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Sony WH-1000XM3 noise-canceling headphones will include Google Assistant & USB-C for $349

I love using noise-canceling headphones to block out the world around me, and over the past several months, Sony’s WH-1000XM2 has been my go-to option. Now, Sony is revamping those with the WH-1000XM3 — and they pack some big upgrades.

According to a since-removed post from TheNextWeb (via Reddit), Sony is prepping to launch its new set of noise-canceling headphones very soon. One standout upgrade is that Sony has ditched the older microUSB standard for a USB-C port – certainly a welcome change, especially for Android users.

Update: Amazon and other retailers now offer the WH-1000XM3’s for sale.

Further, Google Assistant has been added with these headphones. This is the same integration we’ve seen implemented on Google’s own Pixel Buds as well as Sony’s biggest competition, the Bose QC35 II. The previous WH-1000XM2 offer Assistant as well, but that was only after a post-launch software update.

Sony has also focused on upgrading the sound quality and comfort here as well. The new design is similar, but also slimmer and lighter with thicker cushions for both the headband and the earcups.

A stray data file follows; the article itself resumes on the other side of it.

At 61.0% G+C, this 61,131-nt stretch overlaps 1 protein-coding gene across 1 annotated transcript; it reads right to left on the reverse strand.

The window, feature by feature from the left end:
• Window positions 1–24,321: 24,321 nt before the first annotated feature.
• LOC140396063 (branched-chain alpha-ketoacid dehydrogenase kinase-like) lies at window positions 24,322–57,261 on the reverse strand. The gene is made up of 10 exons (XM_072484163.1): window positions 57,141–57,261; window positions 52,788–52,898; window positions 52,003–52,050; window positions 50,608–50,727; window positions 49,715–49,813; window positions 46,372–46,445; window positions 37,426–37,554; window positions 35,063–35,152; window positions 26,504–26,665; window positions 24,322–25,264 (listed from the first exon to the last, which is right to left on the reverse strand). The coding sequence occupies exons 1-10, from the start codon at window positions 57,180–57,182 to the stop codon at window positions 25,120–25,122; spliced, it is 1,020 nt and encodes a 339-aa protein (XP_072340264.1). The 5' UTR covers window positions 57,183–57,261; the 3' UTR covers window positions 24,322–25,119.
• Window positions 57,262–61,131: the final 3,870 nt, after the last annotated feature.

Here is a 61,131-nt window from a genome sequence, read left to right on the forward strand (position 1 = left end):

The new HD Noise Cancelling Processor QN1 is also what makes these headphones sound even better. Sony says this processor makes the noise cancellation more effective against street noise and people talking and that it’s 4x more power than its predecessor. It also improves sound quality on the whole with a 32-bit DAC which is separated from the amplifier. LDAC, AptX, and AAC are all supported over Bluetooth as well.

As for battery life, we’re looking at 30 hours of listening with noise cancelation turned on with a 10-minute charge providing up to 5 hours of power.

Pricing for the Sony WH-1000XM3 starts at $349 and the headphones should be available pretty soon. As of the time of publishing Sony hasn’t officially released details, but the company’s IFA press conference is tomorrow morning. We’ll update the article when more/official information is available.

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Ben is a writer and video producer for 9to5Google.

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